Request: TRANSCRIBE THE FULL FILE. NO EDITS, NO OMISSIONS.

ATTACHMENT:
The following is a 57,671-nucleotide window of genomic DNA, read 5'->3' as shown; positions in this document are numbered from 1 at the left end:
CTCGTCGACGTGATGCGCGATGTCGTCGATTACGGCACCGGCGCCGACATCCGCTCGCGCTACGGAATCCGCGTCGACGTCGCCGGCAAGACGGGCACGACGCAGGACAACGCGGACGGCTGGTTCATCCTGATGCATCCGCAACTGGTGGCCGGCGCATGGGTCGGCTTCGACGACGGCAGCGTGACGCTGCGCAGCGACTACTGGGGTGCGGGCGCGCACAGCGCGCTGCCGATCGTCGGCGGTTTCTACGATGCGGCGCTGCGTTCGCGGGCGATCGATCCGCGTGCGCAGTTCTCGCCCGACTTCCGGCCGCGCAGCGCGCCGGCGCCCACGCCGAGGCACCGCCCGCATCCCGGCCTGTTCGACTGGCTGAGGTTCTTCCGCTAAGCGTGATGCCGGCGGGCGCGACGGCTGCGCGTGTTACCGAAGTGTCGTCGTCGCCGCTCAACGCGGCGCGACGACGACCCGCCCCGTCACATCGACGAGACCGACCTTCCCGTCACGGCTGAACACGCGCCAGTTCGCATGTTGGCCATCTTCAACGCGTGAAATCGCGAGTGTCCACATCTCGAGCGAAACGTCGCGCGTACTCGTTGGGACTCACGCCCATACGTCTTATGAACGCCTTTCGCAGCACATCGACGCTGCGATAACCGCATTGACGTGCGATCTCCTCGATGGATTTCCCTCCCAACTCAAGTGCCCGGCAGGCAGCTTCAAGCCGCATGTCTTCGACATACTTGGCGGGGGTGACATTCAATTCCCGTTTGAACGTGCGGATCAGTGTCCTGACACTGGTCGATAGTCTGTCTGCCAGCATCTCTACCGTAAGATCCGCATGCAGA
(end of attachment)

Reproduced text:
The following is a 57,671-nucleotide window of genomic DNA, read 5'->3' as shown; positions in this document are numbered from 1 at the left end:
CTCGTCGACGTGATGCGCGATGTCGTCGATTACGGCACCGGCGCCGACATCCGCTCGCGCTACGGAATCCGCGTCGACGTCGCCGGCAAGACGGGCACGACGCAGGACAACGCGGACGGCTGGTTCATCCTGATGCATCCGCAACTGGTGGCCGGCGCATGGGTCGGCTTCGACGACGGCAGCGTGACGCTGCGCAGCGACTACTGGGGTGCGGGCGCGCACAGCGCGCTGCCGATCGTCGGCGGTTTCTACGATGCGGCGCTGCGTTCGCGGGCGATCGATCCGCGTGCGCAGTTCTCGCCCGACTTCCGGCCGCGCAGCGCGCCGGCGCCCACGCCGAGGCACCGCCCGCATCCCGGCCTGTTCGACTGGCTGAGGTTCTTCCGCTAAGCGTGATGCCGGCGGGCGCGACGGCTGCGCGTGTTACCGAAGTGTCGTCGTCGCCGCTCAACGCGGCGCGACGACGACCCGCCCCGTCACATCGACGAGACCGACCTTCCCGTCACGGCTGAACACGCGCCAGTTCGCATGTTGGCCATCTTCAACGCGTGAAATCGCGAGTGTCCACATCTCGAGCGAAACGTCGCGCGTACTCGTTGGGACTCACGCCCATACGTCTTATGAACGCCTTTCGCAGCACATCGACGCTGCGATAACCGCATTGACGTGCGATCTCCTCGATGGATTTCCCTCCCAACTCAAGTGCCCGGCAGGCAGCTTCAAGCCGCATGTCTTCGACATACTTGGCGGGGGTGACATTCAATTCCCGTTTGAACGTGCGGATCAGTGTCCTGACACTGGTCGATAGTCTGTCTGCCAGCATCTCTACCGTAAGATCCGCATGCAGA